The offense of criminal misconduct specified in section 13 of the Prevention of Corruption Act, is being substituted by a new section restricting the criminal misconduct to dishonest or fraudulent misappropriation of any property entrusted to the public servant or if the public servant intentionally enriches himself illicitly during the period of his office.  Thus the scope of criminal misconduct has been narrowed in the amendment and the threshold to establish the offense has been increased.[9]

(iv) Prior Sanction of Appropriate Government for Investigation and Prosecution[edit]

The amendment extends the protection of requirement of prior approval to investigation prior to prosecution. Under the new Section 17A, except when a public official is caught ‘redhanded', the police cannot begin a probe, without the approval of the relevant authority, of any public official. Earlier, this was limited to protecting joint secretaries and above. This universal inclusion provides a great deal of protection to honest officials irrespective of their ranks or levels.[10]

(v) Forfeiture of Property[edit]

The new Section 18A also introduces a provision for special courts to confiscate and attach the property acquired through corrupt practices.[11]

(vi) Time Frame for Trial[edit]

To ensure speedy justice, the Amendment Act now prescribes that the courts shall endeavor to complete the trial within 2 (two) years. This period can be extended by 6 (six) months at a time and up to a maximum of 4 (four) years in aggregate subject to proper reasons for the same being recorded.[12]

(vii) Enhancement of Punishment[edit]

Punishment has been increased from a minimum imprisonment term of 6 (six) months to 3 (three) years, and from a maximum of 5 (five) years to 7 (seven) years, with or without fine.[13]

Prominent cases[edit]

2G Spectrum Case[edit]

The telecom spectrum, which is allotted to private players through the spectrum auction, was allotted by the UPA government at throwaway prices to companies through corrupt and illegal means. A special CBI court is conducting the trial under this act.[14][15]

Ketan Desai[edit]

The CBI recently arrested the Medical Council of India's former president Ketan Desai and three others under this act, for allegedly accepting a bribe to permit Patiala-based Gyan Sagar Medical College to recruit a fresh batch of students without having an adequate infrastructure.[16]

See also[edit]

References[edit]

  1. ^ Mukerjee, Sandeep (1990). Commentaries on the Prevention of Corruption Act (Act No. 49 of 1988). Hind Publishing House.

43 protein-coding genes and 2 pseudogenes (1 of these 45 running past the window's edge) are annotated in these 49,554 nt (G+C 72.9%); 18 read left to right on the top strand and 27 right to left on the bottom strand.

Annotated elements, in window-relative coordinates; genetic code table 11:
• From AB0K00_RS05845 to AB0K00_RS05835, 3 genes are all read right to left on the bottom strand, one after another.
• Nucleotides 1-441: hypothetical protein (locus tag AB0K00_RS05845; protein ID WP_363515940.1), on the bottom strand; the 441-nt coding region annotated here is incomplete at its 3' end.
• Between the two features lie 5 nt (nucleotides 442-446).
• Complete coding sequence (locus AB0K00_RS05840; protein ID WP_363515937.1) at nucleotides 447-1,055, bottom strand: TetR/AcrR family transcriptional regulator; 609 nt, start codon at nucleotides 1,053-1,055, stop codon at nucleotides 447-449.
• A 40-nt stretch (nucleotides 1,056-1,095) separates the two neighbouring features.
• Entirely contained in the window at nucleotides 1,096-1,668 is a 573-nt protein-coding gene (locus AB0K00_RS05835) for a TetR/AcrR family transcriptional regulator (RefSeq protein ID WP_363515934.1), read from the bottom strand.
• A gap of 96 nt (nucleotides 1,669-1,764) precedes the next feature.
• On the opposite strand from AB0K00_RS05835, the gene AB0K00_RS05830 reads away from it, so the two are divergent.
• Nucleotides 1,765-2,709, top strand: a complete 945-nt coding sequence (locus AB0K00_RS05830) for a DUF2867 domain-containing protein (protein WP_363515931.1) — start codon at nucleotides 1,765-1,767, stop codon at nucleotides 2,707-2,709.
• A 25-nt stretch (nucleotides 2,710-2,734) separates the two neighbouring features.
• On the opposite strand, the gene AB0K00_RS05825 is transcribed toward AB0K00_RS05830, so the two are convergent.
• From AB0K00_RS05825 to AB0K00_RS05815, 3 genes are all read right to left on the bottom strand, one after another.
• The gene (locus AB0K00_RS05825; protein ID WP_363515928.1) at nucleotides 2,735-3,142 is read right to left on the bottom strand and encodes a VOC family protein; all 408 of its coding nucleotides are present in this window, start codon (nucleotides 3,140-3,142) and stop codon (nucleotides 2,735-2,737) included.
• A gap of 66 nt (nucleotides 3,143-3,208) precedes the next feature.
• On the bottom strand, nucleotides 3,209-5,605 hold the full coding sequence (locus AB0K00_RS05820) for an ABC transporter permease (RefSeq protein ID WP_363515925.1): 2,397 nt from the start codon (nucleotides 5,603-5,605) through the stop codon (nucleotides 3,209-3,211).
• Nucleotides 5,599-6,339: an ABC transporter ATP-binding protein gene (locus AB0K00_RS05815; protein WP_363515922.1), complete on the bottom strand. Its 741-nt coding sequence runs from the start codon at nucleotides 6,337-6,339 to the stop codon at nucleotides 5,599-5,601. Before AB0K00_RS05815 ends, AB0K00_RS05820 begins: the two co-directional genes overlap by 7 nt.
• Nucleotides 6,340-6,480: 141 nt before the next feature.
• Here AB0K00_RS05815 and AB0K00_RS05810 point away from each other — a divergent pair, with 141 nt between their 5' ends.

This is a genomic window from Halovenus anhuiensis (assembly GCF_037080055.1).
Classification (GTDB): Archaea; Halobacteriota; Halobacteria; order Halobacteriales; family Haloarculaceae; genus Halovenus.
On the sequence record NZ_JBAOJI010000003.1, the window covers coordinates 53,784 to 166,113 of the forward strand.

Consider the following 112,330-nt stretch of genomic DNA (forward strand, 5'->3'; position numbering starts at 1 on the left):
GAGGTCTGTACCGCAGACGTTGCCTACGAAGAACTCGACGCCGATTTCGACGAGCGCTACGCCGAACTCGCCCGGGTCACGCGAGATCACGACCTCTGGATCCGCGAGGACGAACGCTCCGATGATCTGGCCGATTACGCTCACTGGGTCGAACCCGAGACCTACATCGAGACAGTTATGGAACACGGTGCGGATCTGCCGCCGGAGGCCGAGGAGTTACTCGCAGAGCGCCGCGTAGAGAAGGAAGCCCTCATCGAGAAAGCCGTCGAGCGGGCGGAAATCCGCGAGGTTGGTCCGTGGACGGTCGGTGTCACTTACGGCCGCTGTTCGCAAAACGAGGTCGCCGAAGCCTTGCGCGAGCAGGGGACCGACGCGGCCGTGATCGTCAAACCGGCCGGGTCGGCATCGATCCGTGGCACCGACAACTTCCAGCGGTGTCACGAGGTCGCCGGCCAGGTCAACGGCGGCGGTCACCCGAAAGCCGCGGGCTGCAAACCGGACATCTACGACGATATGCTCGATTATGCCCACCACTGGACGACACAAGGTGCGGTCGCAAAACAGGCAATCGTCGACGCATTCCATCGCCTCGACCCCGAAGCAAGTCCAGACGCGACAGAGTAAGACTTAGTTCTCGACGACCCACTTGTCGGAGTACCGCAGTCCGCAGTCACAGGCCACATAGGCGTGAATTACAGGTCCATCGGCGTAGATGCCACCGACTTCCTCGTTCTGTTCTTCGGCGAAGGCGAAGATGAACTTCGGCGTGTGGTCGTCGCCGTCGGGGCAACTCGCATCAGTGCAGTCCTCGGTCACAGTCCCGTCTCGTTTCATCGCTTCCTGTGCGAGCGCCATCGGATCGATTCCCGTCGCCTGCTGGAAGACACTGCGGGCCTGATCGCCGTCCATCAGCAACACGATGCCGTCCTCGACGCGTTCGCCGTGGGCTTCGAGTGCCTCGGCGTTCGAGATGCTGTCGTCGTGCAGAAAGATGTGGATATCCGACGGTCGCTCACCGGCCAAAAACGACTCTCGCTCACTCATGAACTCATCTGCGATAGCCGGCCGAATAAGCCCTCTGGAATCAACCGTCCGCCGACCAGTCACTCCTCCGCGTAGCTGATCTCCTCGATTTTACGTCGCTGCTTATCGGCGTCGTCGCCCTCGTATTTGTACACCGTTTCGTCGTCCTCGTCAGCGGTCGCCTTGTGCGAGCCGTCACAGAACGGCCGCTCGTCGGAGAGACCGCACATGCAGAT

2. ^ Dhamija, Dr. Ashok (2009). Prevention of Corruption Act. LexisNexis India. p. 2049. ISBN 9788180385926. Retrieved 13 June 2014.
  3. ^ "Section 4 in The Prevention Of Corruption Act, 1988". Indian Kanoon. Retrieved 29 July 2012.
  4. ^ http://indiankanoon.org/doc/1107113/
  5. ^ "Prevention Of Corruption (Amendment) Act 2018 – Booster For The Honest Or The Corrupt? - Criminal Law - India". www.mondaq.com. Retrieved 12 April 2020.
  6. ^ "UNITED NATIONS CONVENTION AGAINST CORRUPTION" (PDF). UNITED NATIONS CONVENTION AGAINST CORRUPTION.
  7. ^ "The Prevention of Corruption (Amendment) Act, 2018" (PDF). The Gazette of India.
  8. ^ "Gibson Dunn | Amendments to the Prevention of Corruption Act, 1988: Implications for Commercial Organizations Doing Business in India". Gibson Dunn. 9 August 2018. Retrieved 12 April 2020.
  9. ^ "The Prevention of Corruption (Amendment) Act, 2018: Key highlights". The Prevention of Corruption (Amendment) Act, 2018: Key highlights.
  10. ^ "Prevention Of Corruption (Amendment) Act 2018 – Booster For The Honest Or The Corrupt? - Criminal Law - India". www.mondaq.com. Retrieved 13 April 2020.
  11. ^ "View: Why new Prevention of Corruption Bill is a game-changing move". The Economic Times. 2 August 2018. Retrieved 13 April 2020.
  12. ^ "View: Why new Prevention of Corruption Bill is a game-changing move". The Economic Times. 2 August 2018. Retrieved 13 April 2020.
  13. ^ "Prevention Of Corruption (Amendment) Act 2018 – Booster For The Honest Or The Corrupt? - Criminal Law - India". www.mondaq.com. Retrieved 13 April 2020.
  14. ^ "2G trial begins today, ADAG faces court first". The Times Of India. 11 November 2011.
  15. ^ "2G scam: Raja, Kanimozhi and others go on trial today". Ndtv.com. 11 November 2011. Retrieved 14 December 2011.
  16. ^ "Court extends judicial custody of Ketan Desai by 14 days". The Hindu. 14 May 2010. Retrieved 17 May 2010.

External links[edit]